• 6:30–8pm EST – The Classroom ︎
      Best! Letters from Asian Americans in the Arts

      Editors Christopher K. Ho and Daisy Nam will lead a conversation with Mel Chin, Aruna d’Souza, Hyperlink Press, and Patrick Jaojoco, all contributors to Paper Monument’s new anthology, Best! Letters from Asian Americans in the Arts. Chronicling everyday lives, dreams, rage, family histories, and cultural politics, the seventy three letters collected within ignite new ways of being and modes of creating at a moment of racial reckoning. The panelists will discuss Best!'s origins, how the project shifted throughout 2020, the intimacy and complexity of the epistolary form, and the urgency of moving beyond and exploding open the model-minority myth. Presented by Paper Monument.

    • 8–9pm EST – The Classroom ︎
      Transcendent Waves Sound Bath, with Lavender Suarez

      Join sonic healer, meditation teacher, and artist Lavender Suarez for a sound bath, dedicated to the release of Transcendent Waves: How Listening Shapes Our Creative Lives. In this new publication, Suarez poses questions to the reader as well as offers scientific evidence and personal anecdotes, all to make the case for the importance of listening and the positive impact it can have on our creative lives. Presented by Anthology Editions.

  • Friday, February 26th

    • 10:30am EST – CABC ︎
      Books on Places & Books from Places. An Unbalanced Equation, with Briony Anne Carlin, Moritz Neumüller, Azu Nwagbogu, and Nelson de Arrellano

      Some of the most recognized artists’ books dealing with geographical regions were not made by an artist from that place. This round table will analyze the problematic relationship epitomized in such books. It will explore the breadth of these photobooks depicting countries including India, Cuba, or Nigeria, prioritizing photobooks made with artistic intent (as opposed to photographic travel books).

    • 11am–12:30pm EST – The Classroom︎
      Photography in the Sensorium, with Fia Backström, Pradeep Dalal, Shannon Ebner, and Sara Greenberger Rafferty

      For the 2019 MFA symposium “Teaching Photographs” at Pratt Institute, artists Fia Backström and Pradeep Dalal organized a workshop in which they proposed “some . . . strategies on how to situate images by building context beyond representational pointers: presentation, discussion, and practical exercises.” To launch their new publication, PPI #2, Photography in the Sensorium, Backström and Dalal will be joined in conversation with Shannon Ebner and Sara Greenberger Rafferty. In this book, the artists offer examples from their own photographic practice as case studies, breaking down and interweaving their individual approaches to knowing, handling, and naming the circumstances out of which their work emerges. This is the second issue in the series Pounds Per Image (PPI), edited and published through the Pratt Photography Imprint, led by Shannon Ebner. Presented by Pratt Photography Imprint and Dancing Foxes Press.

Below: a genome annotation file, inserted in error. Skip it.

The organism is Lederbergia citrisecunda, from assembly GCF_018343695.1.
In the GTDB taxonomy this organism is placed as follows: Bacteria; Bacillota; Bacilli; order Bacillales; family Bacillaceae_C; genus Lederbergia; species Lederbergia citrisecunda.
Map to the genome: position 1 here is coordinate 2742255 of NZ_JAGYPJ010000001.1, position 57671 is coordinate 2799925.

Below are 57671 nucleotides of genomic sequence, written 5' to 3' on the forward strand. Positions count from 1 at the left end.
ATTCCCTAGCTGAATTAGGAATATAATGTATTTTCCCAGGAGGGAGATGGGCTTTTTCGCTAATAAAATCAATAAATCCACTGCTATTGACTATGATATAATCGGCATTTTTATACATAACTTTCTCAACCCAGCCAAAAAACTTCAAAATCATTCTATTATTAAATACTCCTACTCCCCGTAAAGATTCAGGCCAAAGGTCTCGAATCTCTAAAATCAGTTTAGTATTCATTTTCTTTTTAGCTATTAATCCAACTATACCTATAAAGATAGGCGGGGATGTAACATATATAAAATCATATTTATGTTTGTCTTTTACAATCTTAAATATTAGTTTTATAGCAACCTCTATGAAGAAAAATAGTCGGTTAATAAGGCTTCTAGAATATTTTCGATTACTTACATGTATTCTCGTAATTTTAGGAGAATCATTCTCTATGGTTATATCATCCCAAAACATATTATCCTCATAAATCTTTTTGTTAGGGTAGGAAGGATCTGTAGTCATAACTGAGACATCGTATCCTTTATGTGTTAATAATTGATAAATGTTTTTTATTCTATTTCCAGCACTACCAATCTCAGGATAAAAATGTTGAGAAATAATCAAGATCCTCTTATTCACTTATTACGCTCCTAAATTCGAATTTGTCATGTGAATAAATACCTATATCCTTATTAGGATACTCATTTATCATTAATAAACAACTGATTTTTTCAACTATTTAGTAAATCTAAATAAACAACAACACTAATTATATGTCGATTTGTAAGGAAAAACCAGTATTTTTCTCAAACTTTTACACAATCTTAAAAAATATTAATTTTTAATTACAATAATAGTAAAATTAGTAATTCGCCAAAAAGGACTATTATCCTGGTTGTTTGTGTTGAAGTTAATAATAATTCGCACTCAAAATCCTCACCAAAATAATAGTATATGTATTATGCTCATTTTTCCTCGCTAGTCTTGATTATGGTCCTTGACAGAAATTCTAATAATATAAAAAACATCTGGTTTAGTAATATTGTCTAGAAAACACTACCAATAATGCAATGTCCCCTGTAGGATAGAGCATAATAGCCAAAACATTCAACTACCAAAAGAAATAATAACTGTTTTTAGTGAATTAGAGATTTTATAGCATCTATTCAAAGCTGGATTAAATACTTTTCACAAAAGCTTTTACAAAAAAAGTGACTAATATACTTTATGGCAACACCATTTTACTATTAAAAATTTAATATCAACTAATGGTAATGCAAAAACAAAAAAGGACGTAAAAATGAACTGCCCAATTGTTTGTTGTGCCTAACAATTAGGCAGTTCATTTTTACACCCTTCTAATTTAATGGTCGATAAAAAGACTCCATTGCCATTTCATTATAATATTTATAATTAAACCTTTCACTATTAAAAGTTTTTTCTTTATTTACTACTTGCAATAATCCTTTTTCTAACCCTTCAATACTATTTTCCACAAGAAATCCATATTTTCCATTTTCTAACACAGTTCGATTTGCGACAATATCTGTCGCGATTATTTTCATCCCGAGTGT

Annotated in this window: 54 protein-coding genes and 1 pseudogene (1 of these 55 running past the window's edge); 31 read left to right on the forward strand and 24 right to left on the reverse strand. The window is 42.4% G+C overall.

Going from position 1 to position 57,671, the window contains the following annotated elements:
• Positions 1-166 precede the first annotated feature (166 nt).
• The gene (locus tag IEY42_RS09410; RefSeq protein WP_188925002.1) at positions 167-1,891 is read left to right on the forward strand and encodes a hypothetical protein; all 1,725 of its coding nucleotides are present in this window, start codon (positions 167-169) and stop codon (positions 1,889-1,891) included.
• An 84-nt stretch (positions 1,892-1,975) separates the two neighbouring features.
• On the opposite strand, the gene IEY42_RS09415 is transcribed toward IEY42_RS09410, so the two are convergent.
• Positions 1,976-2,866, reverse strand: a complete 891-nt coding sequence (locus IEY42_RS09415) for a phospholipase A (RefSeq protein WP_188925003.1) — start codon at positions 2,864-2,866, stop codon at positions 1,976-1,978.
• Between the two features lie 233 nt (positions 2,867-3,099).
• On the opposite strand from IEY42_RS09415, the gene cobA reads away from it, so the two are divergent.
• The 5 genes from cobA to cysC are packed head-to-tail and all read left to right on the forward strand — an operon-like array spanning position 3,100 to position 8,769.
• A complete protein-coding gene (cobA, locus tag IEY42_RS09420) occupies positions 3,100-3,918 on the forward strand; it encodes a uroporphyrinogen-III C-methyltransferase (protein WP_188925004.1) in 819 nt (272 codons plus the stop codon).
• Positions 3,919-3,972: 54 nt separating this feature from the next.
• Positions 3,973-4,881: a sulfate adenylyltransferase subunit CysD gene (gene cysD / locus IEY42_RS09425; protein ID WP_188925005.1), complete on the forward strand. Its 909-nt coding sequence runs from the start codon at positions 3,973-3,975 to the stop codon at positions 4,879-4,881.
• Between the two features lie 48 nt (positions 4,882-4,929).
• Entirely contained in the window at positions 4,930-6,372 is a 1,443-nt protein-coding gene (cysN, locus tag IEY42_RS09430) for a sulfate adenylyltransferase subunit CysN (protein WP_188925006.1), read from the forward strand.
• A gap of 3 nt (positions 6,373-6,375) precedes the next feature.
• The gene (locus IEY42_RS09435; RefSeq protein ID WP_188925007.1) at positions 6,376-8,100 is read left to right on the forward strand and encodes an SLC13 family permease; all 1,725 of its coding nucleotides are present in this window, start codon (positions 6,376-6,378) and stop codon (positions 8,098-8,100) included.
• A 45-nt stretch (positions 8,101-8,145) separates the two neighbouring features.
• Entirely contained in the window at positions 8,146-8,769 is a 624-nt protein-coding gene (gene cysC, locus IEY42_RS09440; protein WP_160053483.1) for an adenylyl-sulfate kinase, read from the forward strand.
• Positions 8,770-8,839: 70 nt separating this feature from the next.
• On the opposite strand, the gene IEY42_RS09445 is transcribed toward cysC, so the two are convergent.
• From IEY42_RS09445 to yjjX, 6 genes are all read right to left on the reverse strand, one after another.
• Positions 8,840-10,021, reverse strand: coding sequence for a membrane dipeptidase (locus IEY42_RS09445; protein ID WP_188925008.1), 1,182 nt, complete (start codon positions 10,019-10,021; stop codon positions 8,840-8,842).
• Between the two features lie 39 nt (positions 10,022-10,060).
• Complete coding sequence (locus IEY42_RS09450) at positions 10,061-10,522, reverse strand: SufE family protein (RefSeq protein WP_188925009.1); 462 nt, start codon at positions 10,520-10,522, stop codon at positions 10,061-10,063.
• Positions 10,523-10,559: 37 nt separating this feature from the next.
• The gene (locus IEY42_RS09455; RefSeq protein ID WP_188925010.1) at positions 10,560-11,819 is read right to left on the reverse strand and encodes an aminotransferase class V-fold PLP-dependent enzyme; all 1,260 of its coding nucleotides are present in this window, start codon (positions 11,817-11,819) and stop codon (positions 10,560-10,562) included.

• 12-6pm EST ; 24 hour loop – The Stage ︎
      Performances presented with Papi Juice

      DJ sets by: Oscar Nñ, Adam R, Tygapaw, Equiss, Morenxxx, plus Mohammed Fayaz's Visual ASMR, and She Finally Caught A Breath.

    • 12:30–2pm EST – The Classroom︎
      Media Burn Ant Farm and the Making of an Image, with Chip Lord, Connie Lewallen, Steve Seid, Tanya Zimbardo, Igor Vamos, and Doug Hall

      Media Burn Ant Farm and the Making of an Image is a recently published monograph on Ant Farm's sensational 1975 performance, Media Burn. This program will start with film footage of the event at the Cow Palace in San Francisco on July 4, 1975. Connie Lewallen (Berkeley Art Museum Curator) will introduce and contextualize the famous event, and Tanya Zimbardo (SFMOMA Assistant Curator of Media Arts) will moderate a conversation between Ant Farm member Chip Lord and the publication’s author Steve Seid (former Berkeley Art Museum and Pacific Archive Curator), along with Doug Hall (artist) and Igor Vamos (RPI). Presented by RITE Editions and Inventory Press.

    • 3pm EST – CABC
      Artist’s Book Criticism Beyond the Book, with Aaron Cohick, Johanna Drucker, Megan N. Liberty, and Levi Sherman

      As more artists’ books are exhibited, it is increasingly important to understand how the institutional context in which they are shown, from bookstore spaces to museum vitrines, helps and hinders criticism in the field. This panel aims to extend criticism beyond the individual book and address the interconnected institutions and power structures that form the field of contemporary artists’ books.